A week later his disciples were again in the house, and Thomas was with them. Although the doors were shut, Jesus came and stood among them and said, “Peace be with you.” Then he said to Thomas, “Put your finger here and see my hands. Reach out your hand and put it in my side. Do not doubt but believe.” Thomas answered him, “My Lord and my God!” Jesus said to him, “Have you believed because you have seen me? Blessed are those who have not seen and yet have come to believe.”  (John 20:26-29)

We should not be too hard on Thomas. His attitude represents for us a certain human skepticism that most of us share. Where does it come from? Perhaps it goes all the way back to the Garden of Eden. Satan tricked humankind to believe that we could be like God through a secret wisdom alone. It was just a matter of going around God who, supposedly, was keeping important information from us. Is that not the quest of science today? In fact, for some of today’s scientist,  their quest is an effort to disprove God altogether.

In reality, when it comes to God, physical proof does not work. The children of Israel saw more signs and wonders from God than anyone has ever seen. Yet, within a generation, they almost lost their belief in the God who brought them out of Egypt and nourished them in the wilderness. “Seeing is believing” did not seem to work for them, nor will it work in our day as well.

On the Day of Pentecost, the Apostle Peter testified, in part:

David spoke of the resurrection of the Messiah, saying,

‘He was not abandoned to Hades,
nor did his flesh experience corruption.’

This Jesus God raised up, and of that all of us are witnesses.”   (Acts 2:31)

The Apostles witness the resurrection of Jesus Christ first hand. Only a select few of people actually did. But their testimony has helped spread the Gospel around the world. Peter remarked:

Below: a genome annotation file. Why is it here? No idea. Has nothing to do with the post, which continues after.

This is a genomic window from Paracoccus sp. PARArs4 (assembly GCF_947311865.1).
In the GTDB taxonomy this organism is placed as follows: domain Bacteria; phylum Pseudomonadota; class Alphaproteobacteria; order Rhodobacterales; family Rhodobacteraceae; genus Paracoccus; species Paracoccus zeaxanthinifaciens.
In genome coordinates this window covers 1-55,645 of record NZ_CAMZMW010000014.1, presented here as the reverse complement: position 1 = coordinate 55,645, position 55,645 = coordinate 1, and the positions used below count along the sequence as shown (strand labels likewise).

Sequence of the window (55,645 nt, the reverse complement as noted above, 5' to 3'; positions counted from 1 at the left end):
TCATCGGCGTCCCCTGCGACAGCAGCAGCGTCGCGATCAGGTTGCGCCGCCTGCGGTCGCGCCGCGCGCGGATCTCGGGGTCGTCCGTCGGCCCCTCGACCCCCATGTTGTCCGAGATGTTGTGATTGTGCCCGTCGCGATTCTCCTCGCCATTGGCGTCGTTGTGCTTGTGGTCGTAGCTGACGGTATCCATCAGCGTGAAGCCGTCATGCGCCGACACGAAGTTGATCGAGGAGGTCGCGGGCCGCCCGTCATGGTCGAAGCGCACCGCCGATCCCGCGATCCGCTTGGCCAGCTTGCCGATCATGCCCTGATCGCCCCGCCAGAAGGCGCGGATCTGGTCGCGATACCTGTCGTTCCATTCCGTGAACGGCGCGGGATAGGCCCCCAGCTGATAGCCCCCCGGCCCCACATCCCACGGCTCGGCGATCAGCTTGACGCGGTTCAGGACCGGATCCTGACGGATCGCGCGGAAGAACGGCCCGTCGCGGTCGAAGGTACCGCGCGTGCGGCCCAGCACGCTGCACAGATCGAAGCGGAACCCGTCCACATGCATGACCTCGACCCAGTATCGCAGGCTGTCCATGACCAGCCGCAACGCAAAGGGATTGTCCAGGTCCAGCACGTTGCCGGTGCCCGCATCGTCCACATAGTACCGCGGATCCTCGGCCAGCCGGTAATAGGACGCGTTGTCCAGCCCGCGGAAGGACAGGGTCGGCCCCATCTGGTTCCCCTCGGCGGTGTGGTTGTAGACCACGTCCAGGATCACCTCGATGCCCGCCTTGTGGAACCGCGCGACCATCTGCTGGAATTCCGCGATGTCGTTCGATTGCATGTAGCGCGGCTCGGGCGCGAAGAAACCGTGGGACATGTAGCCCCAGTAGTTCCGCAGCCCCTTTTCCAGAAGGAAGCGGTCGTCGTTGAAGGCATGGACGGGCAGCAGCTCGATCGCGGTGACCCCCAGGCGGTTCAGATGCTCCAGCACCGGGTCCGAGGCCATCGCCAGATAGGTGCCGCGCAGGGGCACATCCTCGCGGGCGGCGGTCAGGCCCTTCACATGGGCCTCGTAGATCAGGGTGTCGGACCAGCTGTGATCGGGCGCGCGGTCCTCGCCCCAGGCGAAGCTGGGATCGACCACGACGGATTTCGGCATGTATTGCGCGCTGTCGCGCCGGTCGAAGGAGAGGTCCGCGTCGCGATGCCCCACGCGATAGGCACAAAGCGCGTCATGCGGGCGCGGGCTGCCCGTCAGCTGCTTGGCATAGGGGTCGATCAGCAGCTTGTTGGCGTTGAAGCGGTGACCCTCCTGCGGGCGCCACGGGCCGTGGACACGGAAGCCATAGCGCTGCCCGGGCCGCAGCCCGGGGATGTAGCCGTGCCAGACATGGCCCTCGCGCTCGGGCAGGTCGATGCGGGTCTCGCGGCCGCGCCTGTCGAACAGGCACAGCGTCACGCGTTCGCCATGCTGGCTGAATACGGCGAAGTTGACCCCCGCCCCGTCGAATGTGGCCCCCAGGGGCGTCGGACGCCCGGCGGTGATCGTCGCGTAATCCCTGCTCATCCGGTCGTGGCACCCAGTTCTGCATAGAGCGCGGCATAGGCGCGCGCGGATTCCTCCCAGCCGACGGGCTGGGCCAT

Although you have not seen him, you love him; and even though you do not see him now, you believe in him and rejoice with an indescribable and glorious joy, for you are receiving the outcome of your faith, the salvation of your souls.   (1 Peter 1:8-9)

Personal testimonies are what touch people’s hearts. The risen Christ is very real to those who believe. They do not just have head knowledge. They have heart knowledge which is no less important. It may be even more important. This does not make Jesus any less real. It is just the God the Father has ordained faith as a required element in the conversion of souls. The Apostle Paul writes:

“The word is near you,
    on your lips and in your heart”

(that is, the word of faith that we proclaim); because if you confess with your lips that Jesus is Lord and believe in your heart that God raised him from the dead, you will be saved. For one believes with the heart and so is justified, and one confesses with the mouth and so is saved.   (Romans 10:8-10)

Paul tells us what it means to be saved. We received the word of God. We received the testimony and we believed. John Wesley said that his hearts was strangely warmed. Faith changes us.

We did not see the resurrected Lord as did the early apostles, but Jesus has called us blessed:

“Blessed are those who have not seen and yet have come to believe.”

We have experienced Jesus within our hearts. Because we believed we have salvation in the name of Jesus. He can never be taken away from us if we hold him there. His life within us is transforming us more and more into his likeness. That transformation is our primary testimony and that is what changes the world. Many early Christian believers would not give up their testimony and were martyred for the Faith. Faith is all important because it guarantees an eternal inheritance with the Saints of light.

Let us go boldly into the world, as did Peter and the other apostles, and praise the glorious name of Jesus. “Believing is seeing.” May our belief help others to see.

Alleluia! He is risen!